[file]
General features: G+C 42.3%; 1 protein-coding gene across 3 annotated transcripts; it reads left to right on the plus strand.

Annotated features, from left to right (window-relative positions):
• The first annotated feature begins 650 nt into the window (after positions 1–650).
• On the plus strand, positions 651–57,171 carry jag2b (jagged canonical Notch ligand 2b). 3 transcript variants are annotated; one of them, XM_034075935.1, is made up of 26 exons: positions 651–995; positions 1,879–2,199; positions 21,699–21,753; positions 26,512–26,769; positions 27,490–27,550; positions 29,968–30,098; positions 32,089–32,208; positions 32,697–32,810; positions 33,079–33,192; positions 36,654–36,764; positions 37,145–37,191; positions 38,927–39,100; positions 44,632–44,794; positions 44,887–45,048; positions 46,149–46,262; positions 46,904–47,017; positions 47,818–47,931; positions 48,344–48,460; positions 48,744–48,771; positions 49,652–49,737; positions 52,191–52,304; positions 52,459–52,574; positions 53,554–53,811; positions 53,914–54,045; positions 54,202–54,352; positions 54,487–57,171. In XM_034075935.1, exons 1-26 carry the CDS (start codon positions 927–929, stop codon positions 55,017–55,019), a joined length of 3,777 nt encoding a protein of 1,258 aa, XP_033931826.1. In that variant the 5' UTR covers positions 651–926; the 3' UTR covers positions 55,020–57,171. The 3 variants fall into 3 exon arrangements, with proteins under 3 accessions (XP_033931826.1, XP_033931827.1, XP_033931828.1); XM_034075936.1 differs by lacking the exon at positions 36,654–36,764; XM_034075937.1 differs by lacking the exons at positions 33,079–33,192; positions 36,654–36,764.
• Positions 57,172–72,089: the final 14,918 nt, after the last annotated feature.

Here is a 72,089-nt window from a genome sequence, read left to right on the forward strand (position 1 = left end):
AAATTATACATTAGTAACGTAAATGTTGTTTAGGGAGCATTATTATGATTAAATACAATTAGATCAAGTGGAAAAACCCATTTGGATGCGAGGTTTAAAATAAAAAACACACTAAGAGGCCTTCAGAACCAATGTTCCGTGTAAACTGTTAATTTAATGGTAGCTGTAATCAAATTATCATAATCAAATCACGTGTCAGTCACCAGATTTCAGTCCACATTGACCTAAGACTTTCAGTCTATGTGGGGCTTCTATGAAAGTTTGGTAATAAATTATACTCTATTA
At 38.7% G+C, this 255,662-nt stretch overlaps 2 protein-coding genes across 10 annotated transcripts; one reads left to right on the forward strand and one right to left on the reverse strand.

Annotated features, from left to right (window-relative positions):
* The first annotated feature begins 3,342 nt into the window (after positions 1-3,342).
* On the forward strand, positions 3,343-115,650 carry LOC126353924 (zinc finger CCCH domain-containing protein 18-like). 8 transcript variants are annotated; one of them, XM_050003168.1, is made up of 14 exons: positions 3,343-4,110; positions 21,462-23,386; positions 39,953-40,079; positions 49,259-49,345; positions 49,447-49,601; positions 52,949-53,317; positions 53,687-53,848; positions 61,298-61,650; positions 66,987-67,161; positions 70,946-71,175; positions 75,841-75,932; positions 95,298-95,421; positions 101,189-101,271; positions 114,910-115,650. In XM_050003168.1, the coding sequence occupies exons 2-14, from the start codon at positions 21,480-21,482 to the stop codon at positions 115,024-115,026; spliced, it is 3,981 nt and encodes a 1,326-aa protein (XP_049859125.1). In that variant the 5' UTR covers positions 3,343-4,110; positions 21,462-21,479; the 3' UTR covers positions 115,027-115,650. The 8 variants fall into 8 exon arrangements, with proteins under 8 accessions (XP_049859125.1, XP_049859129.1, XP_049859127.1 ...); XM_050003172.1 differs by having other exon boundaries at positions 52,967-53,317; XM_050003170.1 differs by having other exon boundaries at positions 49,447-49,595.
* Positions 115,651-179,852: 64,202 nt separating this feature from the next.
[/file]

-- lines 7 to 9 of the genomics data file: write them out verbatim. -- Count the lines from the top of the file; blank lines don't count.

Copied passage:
AAATTATACATTAGTAACGTAAATGTTGTTTAGGGAGCATTATTATGATTAAATACAATTAGATCAAGTGGAAAAACCCATTTGGATGCGAGGTTTAAAATAAAAAACACACTAAGAGGCCTTCAGAACCAATGTTCCGTGTAAACTGTTAATTTAATGGTAGCTGTAATCAAATTATCATAATCAAATCACGTGTCAGTCACCAGATTTCAGTCCACATTGACCTAAGACTTTCAGTCTATGTGGGGCTTCTATGAAAGTTTGGTAATAAATTATACTCTATTA
At 38.7% G+C, this 255,662-nt stretch overlaps 2 protein-coding genes across 10 annotated transcripts; one reads left to right on the forward strand and one right to left on the reverse strand.

Annotated features, from left to right (window-relative positions):